The right of all citizens to vote is an essential ingredient to a democratic government and one challenge that is faced, particularly in countries of millions of potential voters, is identifying the eligible ones. In the United States, the problems associated with voter registration for the 2012 elections have reached crisis level with millions of citizens being potentially turned away at the voting booth. By large majorities, Americans of both parties agree that citizens who wish to vote should be able to do so without difficulty. This starts with being easily and accurately identified at their polling station. There should be working strategies to ensure that any citizen can walk into their appropriate polling station, be identified and vote.
There is some suspicion that certain politicians are working to use voter fraud as a Trojan horse to pass restrictive voting practices. It should be clear to both parties that such practices will not be tolerated by the people. However, it is possible to achieve better protection against voter fraud while at the same time helping people vote. Currently, as a measure against voter fraud, our system requires people to get registered to vote and, as anyone who follows the news will know, there has been plenty of controversy with the progress of getting people registered especially the poor or vulnerable.
Non-government campaigns to register voters, after they obtain the permission to operate from an often unwelcoming government, have met with mixed success. Recently, many of these groups’ activities have been curtailed, again with the intention of preventing voter fraud. ACORN, an organization made infamous when FOX News exposed some questionable practices by some of its chapters, used to work registering voters but was shut down over voter fraud concerns.
Multiple strategies have been proposed to fix the problem of voter identification including everything from Election Day registration to Internet voting and mail registration. Early voting and mail voting have been used to allow voters the time needed to fix registration issues.
One partial solution that has been successful in certain states is provisional voting where, if a polling station is not able to identify a voter, they can be issued a provisional ballot allowing the person to vote. The ballot is only counted later if their identity is confirmed and only after it is determined that these provisional votes could make a difference in that particular election.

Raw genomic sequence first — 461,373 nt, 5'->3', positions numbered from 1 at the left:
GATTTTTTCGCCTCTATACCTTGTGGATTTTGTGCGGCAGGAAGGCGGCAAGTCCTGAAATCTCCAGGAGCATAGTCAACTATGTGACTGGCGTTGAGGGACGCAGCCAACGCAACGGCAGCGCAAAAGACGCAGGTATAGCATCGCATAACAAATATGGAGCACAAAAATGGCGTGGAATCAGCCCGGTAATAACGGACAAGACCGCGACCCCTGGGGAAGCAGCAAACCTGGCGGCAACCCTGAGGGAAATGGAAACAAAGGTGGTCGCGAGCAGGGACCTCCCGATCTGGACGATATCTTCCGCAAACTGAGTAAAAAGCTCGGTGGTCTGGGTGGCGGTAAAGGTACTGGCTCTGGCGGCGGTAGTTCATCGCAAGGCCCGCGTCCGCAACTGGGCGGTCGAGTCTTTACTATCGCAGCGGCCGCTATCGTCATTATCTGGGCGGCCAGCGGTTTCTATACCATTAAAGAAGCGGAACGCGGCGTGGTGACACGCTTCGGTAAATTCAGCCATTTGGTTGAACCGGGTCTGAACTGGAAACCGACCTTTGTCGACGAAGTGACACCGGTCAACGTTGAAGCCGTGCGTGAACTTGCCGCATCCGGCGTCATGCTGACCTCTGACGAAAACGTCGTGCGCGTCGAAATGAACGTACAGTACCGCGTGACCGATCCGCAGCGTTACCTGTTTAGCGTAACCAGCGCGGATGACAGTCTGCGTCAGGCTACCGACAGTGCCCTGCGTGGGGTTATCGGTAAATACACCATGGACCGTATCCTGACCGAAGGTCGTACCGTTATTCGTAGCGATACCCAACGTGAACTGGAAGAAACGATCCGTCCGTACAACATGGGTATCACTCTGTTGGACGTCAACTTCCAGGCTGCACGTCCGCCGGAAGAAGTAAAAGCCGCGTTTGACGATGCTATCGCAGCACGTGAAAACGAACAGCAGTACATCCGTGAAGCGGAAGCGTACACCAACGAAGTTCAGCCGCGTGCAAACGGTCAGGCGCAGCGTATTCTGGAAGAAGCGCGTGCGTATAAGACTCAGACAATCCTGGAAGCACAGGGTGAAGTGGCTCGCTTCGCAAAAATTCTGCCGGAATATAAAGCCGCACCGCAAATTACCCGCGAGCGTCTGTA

An idea that was actually passed by Congress in the National Voter Registration Act is known as public agency registration. The law required certain government agencies like the Department of Motor Vehicles or the Food Stamp Program to offer people the chance to be registered. The key idea is that people can be registered to vote while accessing other government services.
Why Voter Registration is Not That Hard
I thought I might propose an idea that I’m sure is out there but that I haven’t been able to find suggested. There could be a government program to register and give voting identification to every eligible person in the country at public or private high schools.
It could be organized at a young enough age, even before they are able to vote, to ensure that 99% of the citizens of the country were included so that areas with more high school dropouts aren’t disadvantaged. School attendance is compulsory in the U.S. until age 14 in all states. When kids turn 14 they could be given voting identification with a birthday on it, and maybe a “valid on” date. People wouldn’t be compelled to vote when they reach voting age, like in some other countries, but they would have the ability to do so if they wanted to.
Voter registration is a critical issue to insure the fairness of elections which simply does not need to be a problem. Every American can be registered to vote without our privacy being infringed on or our wallets emptied. It makes sense that in a working democracy, government should have an interest in making it easier for people to vote. It will be more difficult for the U.S. to spread democratic voting rights internationally if people here at home are disenfranchised. America can once again be the city on a hill, admired by those around us for our system of government. First, we have some registering to do.
Here is the federal government’s webpage for voter registration where you can pick your state.